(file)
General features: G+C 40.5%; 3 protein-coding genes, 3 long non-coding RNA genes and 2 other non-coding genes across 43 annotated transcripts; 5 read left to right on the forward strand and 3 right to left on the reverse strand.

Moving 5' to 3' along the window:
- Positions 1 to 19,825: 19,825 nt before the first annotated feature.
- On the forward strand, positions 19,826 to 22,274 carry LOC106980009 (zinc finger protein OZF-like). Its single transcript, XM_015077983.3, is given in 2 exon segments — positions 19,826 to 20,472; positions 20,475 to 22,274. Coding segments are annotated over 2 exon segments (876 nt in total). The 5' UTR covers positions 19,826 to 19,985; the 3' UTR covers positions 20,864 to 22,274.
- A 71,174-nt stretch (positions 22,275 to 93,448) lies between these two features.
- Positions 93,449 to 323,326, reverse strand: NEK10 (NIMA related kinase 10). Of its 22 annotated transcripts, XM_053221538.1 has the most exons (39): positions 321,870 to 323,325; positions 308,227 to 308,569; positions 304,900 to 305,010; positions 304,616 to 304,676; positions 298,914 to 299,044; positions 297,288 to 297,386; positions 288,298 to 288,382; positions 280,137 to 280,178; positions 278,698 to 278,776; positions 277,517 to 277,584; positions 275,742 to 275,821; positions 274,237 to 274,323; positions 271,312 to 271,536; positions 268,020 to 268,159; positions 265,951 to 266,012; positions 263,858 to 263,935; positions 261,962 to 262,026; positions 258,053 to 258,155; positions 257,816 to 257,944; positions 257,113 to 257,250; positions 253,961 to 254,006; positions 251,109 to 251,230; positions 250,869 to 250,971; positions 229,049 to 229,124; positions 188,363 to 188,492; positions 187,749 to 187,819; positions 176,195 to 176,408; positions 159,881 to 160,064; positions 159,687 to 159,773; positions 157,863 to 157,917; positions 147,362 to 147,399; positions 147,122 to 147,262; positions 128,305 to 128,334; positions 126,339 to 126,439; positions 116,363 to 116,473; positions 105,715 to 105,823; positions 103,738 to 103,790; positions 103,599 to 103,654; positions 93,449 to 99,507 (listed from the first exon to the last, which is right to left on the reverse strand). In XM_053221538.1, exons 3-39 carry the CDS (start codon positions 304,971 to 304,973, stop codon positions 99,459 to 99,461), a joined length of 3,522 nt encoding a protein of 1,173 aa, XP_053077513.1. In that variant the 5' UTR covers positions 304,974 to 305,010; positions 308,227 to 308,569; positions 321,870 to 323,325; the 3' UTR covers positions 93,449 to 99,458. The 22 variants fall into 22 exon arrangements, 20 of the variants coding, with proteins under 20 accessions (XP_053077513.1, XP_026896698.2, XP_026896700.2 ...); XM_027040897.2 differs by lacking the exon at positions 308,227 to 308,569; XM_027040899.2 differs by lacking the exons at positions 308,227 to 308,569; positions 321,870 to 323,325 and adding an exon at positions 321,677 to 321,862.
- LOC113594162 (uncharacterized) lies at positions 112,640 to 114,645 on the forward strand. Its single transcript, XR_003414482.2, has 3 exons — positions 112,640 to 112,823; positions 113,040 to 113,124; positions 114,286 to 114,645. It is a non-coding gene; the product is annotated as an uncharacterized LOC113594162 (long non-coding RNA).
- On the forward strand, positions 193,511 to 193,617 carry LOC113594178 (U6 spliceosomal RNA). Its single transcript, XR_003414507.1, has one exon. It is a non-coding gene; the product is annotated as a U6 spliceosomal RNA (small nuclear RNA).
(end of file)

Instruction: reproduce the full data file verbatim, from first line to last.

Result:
General features: G+C 40.5%; 3 protein-coding genes, 3 long non-coding RNA genes and 2 other non-coding genes across 43 annotated transcripts; 5 read left to right on the forward strand and 3 right to left on the reverse strand.

Moving 5' to 3' along the window:
- Positions 1 to 19,825: 19,825 nt before the first annotated feature.
- On the forward strand, positions 19,826 to 22,274 carry LOC106980009 (zinc finger protein OZF-like). Its single transcript, XM_015077983.3, is given in 2 exon segments — positions 19,826 to 20,472; positions 20,475 to 22,274. Coding segments are annotated over 2 exon segments (876 nt in total). The 5' UTR covers positions 19,826 to 19,985; the 3' UTR covers positions 20,864 to 22,274.
- A 71,174-nt stretch (positions 22,275 to 93,448) lies between these two features.
- Positions 93,449 to 323,326, reverse strand: NEK10 (NIMA related kinase 10). Of its 22 annotated transcripts, XM_053221538.1 has the most exons (39): positions 321,870 to 323,325; positions 308,227 to 308,569; positions 304,900 to 305,010; positions 304,616 to 304,676; positions 298,914 to 299,044; positions 297,288 to 297,386; positions 288,298 to 288,382; positions 280,137 to 280,178; positions 278,698 to 278,776; positions 277,517 to 277,584; positions 275,742 to 275,821; positions 274,237 to 274,323; positions 271,312 to 271,536; positions 268,020 to 268,159; positions 265,951 to 266,012; positions 263,858 to 263,935; positions 261,962 to 262,026; positions 258,053 to 258,155; positions 257,816 to 257,944; positions 257,113 to 257,250; positions 253,961 to 254,006; positions 251,109 to 251,230; positions 250,869 to 250,971; positions 229,049 to 229,124; positions 188,363 to 188,492; positions 187,749 to 187,819; positions 176,195 to 176,408; positions 159,881 to 160,064; positions 159,687 to 159,773; positions 157,863 to 157,917; positions 147,362 to 147,399; positions 147,122 to 147,262; positions 128,305 to 128,334; positions 126,339 to 126,439; positions 116,363 to 116,473; positions 105,715 to 105,823; positions 103,738 to 103,790; positions 103,599 to 103,654; positions 93,449 to 99,507 (listed from the first exon to the last, which is right to left on the reverse strand). In XM_053221538.1, exons 3-39 carry the CDS (start codon positions 304,971 to 304,973, stop codon positions 99,459 to 99,461), a joined length of 3,522 nt encoding a protein of 1,173 aa, XP_053077513.1. In that variant the 5' UTR covers positions 304,974 to 305,010; positions 308,227 to 308,569; positions 321,870 to 323,325; the 3' UTR covers positions 93,449 to 99,458. The 22 variants fall into 22 exon arrangements, 20 of the variants coding, with proteins under 20 accessions (XP_053077513.1, XP_026896698.2, XP_026896700.2 ...); XM_027040897.2 differs by lacking the exon at positions 308,227 to 308,569; XM_027040899.2 differs by lacking the exons at positions 308,227 to 308,569; positions 321,870 to 323,325 and adding an exon at positions 321,677 to 321,862.
- LOC113594162 (uncharacterized) lies at positions 112,640 to 114,645 on the forward strand. Its single transcript, XR_003414482.2, has 3 exons — positions 112,640 to 112,823; positions 113,040 to 113,124; positions 114,286 to 114,645. It is a non-coding gene; the product is annotated as an uncharacterized LOC113594162 (long non-coding RNA).
- On the forward strand, positions 193,511 to 193,617 carry LOC113594178 (U6 spliceosomal RNA). Its single transcript, XR_003414507.1, has one exon. It is a non-coding gene; the product is annotated as a U6 spliceosomal RNA (small nuclear RNA).